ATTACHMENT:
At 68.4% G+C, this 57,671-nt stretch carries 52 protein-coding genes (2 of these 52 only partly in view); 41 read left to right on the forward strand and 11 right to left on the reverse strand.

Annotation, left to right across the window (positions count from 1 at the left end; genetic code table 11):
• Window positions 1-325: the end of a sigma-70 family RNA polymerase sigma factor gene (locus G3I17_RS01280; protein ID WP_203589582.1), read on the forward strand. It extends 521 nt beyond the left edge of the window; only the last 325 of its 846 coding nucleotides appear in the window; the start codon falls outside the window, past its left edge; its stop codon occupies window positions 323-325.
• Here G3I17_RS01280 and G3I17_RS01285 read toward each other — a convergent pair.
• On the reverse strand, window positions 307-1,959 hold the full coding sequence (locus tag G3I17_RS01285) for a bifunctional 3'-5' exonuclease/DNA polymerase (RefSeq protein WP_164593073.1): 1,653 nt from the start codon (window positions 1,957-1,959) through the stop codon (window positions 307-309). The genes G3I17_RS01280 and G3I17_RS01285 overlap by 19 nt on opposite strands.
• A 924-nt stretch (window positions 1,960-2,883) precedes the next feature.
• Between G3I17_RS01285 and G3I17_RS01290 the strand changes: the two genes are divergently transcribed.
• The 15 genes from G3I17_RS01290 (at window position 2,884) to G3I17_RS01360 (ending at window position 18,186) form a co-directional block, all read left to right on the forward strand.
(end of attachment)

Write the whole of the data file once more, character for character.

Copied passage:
At 68.4% G+C, this 57,671-nt stretch carries 52 protein-coding genes (2 of these 52 only partly in view); 41 read left to right on the forward strand and 11 right to left on the reverse strand.

Annotation, left to right across the window (positions count from 1 at the left end; genetic code table 11):
• Window positions 1-325: the end of a sigma-70 family RNA polymerase sigma factor gene (locus G3I17_RS01280; protein ID WP_203589582.1), read on the forward strand. It extends 521 nt beyond the left edge of the window; only the last 325 of its 846 coding nucleotides appear in the window; the start codon falls outside the window, past its left edge; its stop codon occupies window positions 323-325.
• Here G3I17_RS01280 and G3I17_RS01285 read toward each other — a convergent pair.
• On the reverse strand, window positions 307-1,959 hold the full coding sequence (locus tag G3I17_RS01285) for a bifunctional 3'-5' exonuclease/DNA polymerase (RefSeq protein WP_164593073.1): 1,653 nt from the start codon (window positions 1,957-1,959) through the stop codon (window positions 307-309). The genes G3I17_RS01280 and G3I17_RS01285 overlap by 19 nt on opposite strands.
• A 924-nt stretch (window positions 1,960-2,883) precedes the next feature.
• Between G3I17_RS01285 and G3I17_RS01290 the strand changes: the two genes are divergently transcribed.
• The 15 genes from G3I17_RS01290 (at window position 2,884) to G3I17_RS01360 (ending at window position 18,186) form a co-directional block, all read left to right on the forward strand.